Howard winter homeless program sees more families with children

Owen Brown congregation joins program

April 28, 2011|By Larry Carson, The Baltimore Sun

Howard County's cold-weather shelters housed 20 children over the course of the winter — double the number of children who received the housing service in any of its eight years of existence.

The program is run at 16 churches from late November to late March, and provides shelter, food, rides and laundry services for up to two dozen homeless people each night. The Grassroots Crisis Intervention center, which administers the eight-year-old service, released last season's data this week.

Various congregations provide space and volunteers for either one or two weeks. Grassroots also operates a 51-bed permanent shelter next to Atholton High School, and often puts additional people up in motels for limited stays..

"We did have more families and children," said Andrea Ingram, Grassroots' executive director. She said Christina Rice, a part-time social worker whose only Grassroots job is to work with people who use the winter shelter, managed to help 24 people find new permanent housing and 17 more moved in with family or friends.

"She's a very hardworking angel," said Ingram, adding that Rice began helping people as soon as they appeared at one of the nightly shelters and then followed how they fared through the winter.

According to statistics collected since the church shelters closed, the program served 78 people, including 39 individuals and three couples without children. Of the others, 10 families had 20 children among them, twice as many as in any previous season. Grassroots' main shelter took in 11 people and seven more found a place at other permanent shelters, some in nearby Prince George's County. Two people were hospitalized and 17 others left without any known destination.

Two-thirds of those using the shelter improved their situation by winter's end, Ingram said. "It's one of the jewels that works really well," Ingram said of the program. The faith-based service "is really operating pretty smoothly now."

The Rev. Paige Getty's Unitarian Universalist Congregation of Columbia, in the Owen Brown Interfaith Center, participated for the first time this winter. She said it was such an uplifting experience the group has already signed up for next year, along with Christ United Methodist Church, the other part-owner of the building near the Owen Brown Village Center.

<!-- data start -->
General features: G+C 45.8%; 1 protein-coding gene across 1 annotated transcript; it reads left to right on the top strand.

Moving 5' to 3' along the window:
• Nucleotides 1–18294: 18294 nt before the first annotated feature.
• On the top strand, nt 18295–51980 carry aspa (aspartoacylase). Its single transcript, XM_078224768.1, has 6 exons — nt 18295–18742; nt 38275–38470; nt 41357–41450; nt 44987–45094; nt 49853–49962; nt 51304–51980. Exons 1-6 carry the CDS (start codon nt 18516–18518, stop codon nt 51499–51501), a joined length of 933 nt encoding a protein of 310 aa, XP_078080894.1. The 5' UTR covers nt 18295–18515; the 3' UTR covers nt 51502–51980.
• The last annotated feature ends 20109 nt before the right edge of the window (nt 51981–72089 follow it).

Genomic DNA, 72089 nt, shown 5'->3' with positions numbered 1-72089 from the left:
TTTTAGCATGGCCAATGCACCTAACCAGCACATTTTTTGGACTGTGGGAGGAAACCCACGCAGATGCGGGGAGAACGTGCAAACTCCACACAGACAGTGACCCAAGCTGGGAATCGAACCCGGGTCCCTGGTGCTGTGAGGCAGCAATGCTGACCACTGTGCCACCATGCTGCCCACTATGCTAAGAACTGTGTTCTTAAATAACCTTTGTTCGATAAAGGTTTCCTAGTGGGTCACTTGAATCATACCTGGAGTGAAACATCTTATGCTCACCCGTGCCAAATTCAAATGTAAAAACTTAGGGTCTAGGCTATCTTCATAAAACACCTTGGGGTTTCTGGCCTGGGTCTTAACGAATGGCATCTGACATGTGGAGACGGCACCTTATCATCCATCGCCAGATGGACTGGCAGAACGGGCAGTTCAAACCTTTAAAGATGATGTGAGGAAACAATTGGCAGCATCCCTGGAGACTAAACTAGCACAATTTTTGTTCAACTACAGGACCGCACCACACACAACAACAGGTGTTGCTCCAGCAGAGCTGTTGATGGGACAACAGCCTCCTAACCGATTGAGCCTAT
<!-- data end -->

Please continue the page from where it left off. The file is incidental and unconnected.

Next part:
"We just decided we were going to put our energy behind this and make it work," Getty said, after several years of fretting over the logistics of hosting 20 or more people each night for a week in a building where all the rooms are shared with other organizations and where there are no shower facilities.

One congregation member stepped up to organize the first year's effort and all worked out well. Getty said at least 140 people volunteered to help during the congregation's week in mid-December, and on the last day roughly $6,000 in cash was collected to benefit Grassroots. That's at least three times the normal amount collected in outside donations, she said.

The value congregation members took away from the experience will be long lasting, Getty said.

"It was a turning point in our congregation," she said. "Social justice work is a real part of our identity."

Helping people face-to-face every night brought home the plight of those without a place to stay in a very personal way, she said. Some people formed friendships with those coming for shelter and continued to stay in touch after the congregation's week was over.

Congregation members are now volunteering to help the homeless at a daytime center that Grassroots operates in North Laurel that provides food, a daytime place to go and both social services help and a place to wash clothes and bodies. Other congregation members are busy exploring more ambitious ideas, Getty said.

Earlier in the winter, the annual one-day tally of homeless revealed 191 homeless people in Howard County on Jan. 26, compared to 221 homeless counted on one day at the same time in 2010. Ingram cautioned about drawing conclusions, however.

"It's hard to see that one-day count as a trend," she said, because so many factors can affect it.

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